Article Details

Research Database: Article Details

Citation:  Lenker, J. A., Harris, F., Taugher, M., & Smith, R. O. (2013). Consumer perspectives on assistive technology outcomes. Disability and Rehabilitation: Assistive Technology, 84 (5), 373-380.
Title:  Consumer perspectives on assistive technology outcomes
Authors:  Lenker, J. A., Harris, F., Taugher, M., & Smith, R. O.
Year:  2013
Journal/Publication:  Disability and Rehabilitation: Assistive Technology
Publisher:  Informa Healthcare
Full text:   
Peer-reviewed?  Yes
NIDILRR-funded?  Yes
Research design:  Qualitative research

Structured abstract:

Background:  Outcome studies must be meaningfully planned and carried out. Researchers need consumer or end user perspectives to develop tools or design studies about assistive technology outcomes. Assistive technology outcomes in this study are the changes produced by assistive technology devices in the lives of the end users and their environments. Very few studies have researched the impact of assistive technology devices on a person's participation in various life situations. This may be partially due to a lack of tools to measure the impact of assistive technology to support everyday function. A lack of research in this area has prevented the fields' ability to establish evidence-based assistive technology practices.
Purpose:  The aim of the study was to extend previous research about consumer perspectives on outcomes that are attributed to the use of assistive technology devices and services. The primary goal was to lay the groundwork for the developing measurement tools and design assistive technology research studies about the lived experience of individuals with disabilities by exploring domains of assistive technology device outcomes that are most valued by end users. And, identify elements related to the device acquisition process that may have positively or negatively impacted outcomes.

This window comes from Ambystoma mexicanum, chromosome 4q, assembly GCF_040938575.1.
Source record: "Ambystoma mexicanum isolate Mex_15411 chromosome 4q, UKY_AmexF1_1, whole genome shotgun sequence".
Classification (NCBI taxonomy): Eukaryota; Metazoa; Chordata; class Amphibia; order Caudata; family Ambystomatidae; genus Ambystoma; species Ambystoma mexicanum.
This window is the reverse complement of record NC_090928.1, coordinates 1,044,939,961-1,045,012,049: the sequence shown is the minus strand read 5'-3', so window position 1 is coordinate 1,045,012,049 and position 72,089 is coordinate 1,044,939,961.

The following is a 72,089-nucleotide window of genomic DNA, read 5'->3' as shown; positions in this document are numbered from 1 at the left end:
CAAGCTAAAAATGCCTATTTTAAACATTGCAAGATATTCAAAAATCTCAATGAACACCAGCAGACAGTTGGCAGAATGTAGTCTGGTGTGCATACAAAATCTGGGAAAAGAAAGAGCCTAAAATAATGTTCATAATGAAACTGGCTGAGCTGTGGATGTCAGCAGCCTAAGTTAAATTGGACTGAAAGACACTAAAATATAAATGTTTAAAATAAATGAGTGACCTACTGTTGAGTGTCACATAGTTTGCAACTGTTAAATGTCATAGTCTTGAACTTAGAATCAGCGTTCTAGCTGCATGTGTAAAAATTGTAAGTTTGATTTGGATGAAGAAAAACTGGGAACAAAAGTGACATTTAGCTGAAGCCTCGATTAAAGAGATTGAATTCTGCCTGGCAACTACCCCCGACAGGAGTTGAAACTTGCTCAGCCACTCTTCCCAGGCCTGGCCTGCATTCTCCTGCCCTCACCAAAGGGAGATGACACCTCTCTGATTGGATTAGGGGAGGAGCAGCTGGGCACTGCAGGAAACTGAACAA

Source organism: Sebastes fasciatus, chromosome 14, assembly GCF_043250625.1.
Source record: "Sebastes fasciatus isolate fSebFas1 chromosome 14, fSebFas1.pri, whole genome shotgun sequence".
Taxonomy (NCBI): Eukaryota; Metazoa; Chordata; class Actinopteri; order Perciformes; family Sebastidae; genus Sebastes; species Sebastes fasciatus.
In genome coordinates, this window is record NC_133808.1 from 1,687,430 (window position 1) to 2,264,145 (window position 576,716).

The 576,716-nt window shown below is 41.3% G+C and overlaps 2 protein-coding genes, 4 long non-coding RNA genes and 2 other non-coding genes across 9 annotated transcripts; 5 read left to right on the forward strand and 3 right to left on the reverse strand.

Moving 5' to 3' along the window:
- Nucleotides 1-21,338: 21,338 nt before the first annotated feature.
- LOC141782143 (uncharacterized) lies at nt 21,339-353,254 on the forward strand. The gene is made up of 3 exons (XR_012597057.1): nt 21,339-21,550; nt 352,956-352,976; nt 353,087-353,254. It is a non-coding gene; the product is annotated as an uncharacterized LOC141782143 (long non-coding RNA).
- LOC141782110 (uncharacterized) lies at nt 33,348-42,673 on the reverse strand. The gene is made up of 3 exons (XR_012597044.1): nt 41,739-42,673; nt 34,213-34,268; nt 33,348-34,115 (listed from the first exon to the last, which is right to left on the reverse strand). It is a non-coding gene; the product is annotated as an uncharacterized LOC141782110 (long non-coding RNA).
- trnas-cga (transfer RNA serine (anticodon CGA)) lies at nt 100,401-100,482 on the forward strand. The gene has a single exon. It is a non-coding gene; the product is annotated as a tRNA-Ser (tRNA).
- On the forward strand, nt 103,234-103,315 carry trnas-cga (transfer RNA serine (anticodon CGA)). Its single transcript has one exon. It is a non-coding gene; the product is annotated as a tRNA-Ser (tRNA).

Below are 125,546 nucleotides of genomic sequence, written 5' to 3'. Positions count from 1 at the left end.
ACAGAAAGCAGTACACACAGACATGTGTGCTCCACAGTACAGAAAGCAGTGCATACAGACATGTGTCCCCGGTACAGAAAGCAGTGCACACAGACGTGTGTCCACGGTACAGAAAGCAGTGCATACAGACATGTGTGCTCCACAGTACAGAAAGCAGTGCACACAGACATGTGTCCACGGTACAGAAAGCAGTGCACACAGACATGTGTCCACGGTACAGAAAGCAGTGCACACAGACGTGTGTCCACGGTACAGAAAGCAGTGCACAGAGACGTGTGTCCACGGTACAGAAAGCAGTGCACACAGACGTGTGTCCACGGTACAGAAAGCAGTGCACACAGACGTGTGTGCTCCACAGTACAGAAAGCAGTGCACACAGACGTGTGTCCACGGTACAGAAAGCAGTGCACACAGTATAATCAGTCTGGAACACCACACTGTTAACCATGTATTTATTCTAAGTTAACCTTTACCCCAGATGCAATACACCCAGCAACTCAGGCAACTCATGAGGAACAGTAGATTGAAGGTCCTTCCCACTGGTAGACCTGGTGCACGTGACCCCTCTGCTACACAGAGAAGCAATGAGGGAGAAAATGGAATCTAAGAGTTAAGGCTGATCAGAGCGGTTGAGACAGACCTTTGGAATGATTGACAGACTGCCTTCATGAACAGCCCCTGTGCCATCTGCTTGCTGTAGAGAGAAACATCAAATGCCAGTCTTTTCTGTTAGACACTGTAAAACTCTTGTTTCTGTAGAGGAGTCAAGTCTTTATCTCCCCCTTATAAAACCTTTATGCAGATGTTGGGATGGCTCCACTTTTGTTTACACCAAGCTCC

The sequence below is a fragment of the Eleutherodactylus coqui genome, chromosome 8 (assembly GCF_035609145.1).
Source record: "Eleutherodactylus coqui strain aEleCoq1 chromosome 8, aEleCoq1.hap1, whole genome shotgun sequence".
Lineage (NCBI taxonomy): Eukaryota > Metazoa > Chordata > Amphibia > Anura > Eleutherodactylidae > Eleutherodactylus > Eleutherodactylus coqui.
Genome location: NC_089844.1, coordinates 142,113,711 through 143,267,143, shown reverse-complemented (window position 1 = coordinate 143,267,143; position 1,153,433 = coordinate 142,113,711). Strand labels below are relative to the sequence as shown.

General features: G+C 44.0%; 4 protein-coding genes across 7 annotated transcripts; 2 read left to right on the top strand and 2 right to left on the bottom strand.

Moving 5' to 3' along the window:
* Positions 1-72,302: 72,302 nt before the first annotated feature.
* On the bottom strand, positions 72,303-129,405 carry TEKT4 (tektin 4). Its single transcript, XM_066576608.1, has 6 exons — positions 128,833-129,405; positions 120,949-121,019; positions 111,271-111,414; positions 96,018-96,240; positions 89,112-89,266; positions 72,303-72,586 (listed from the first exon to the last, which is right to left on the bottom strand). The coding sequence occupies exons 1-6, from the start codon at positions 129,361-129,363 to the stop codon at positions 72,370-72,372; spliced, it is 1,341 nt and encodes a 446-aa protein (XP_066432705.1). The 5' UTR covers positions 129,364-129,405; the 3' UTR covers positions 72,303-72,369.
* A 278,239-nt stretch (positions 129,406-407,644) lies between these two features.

Setting:  Four focus groups were conducted at geographically different sites within the United States.
Study sample:  A total of 24 consumers, aged 24 to 55 years, participated in four focus groups. This included 10 females and 14 males. The majority were experienced assistive technology users. Individuals had various types of disabilities including: cerebral palsy, spinal cord injury, low back injury and vision impairment.
Intervention:  There was no intervention.
Control or comparison condition:  There was no control or comparison condition.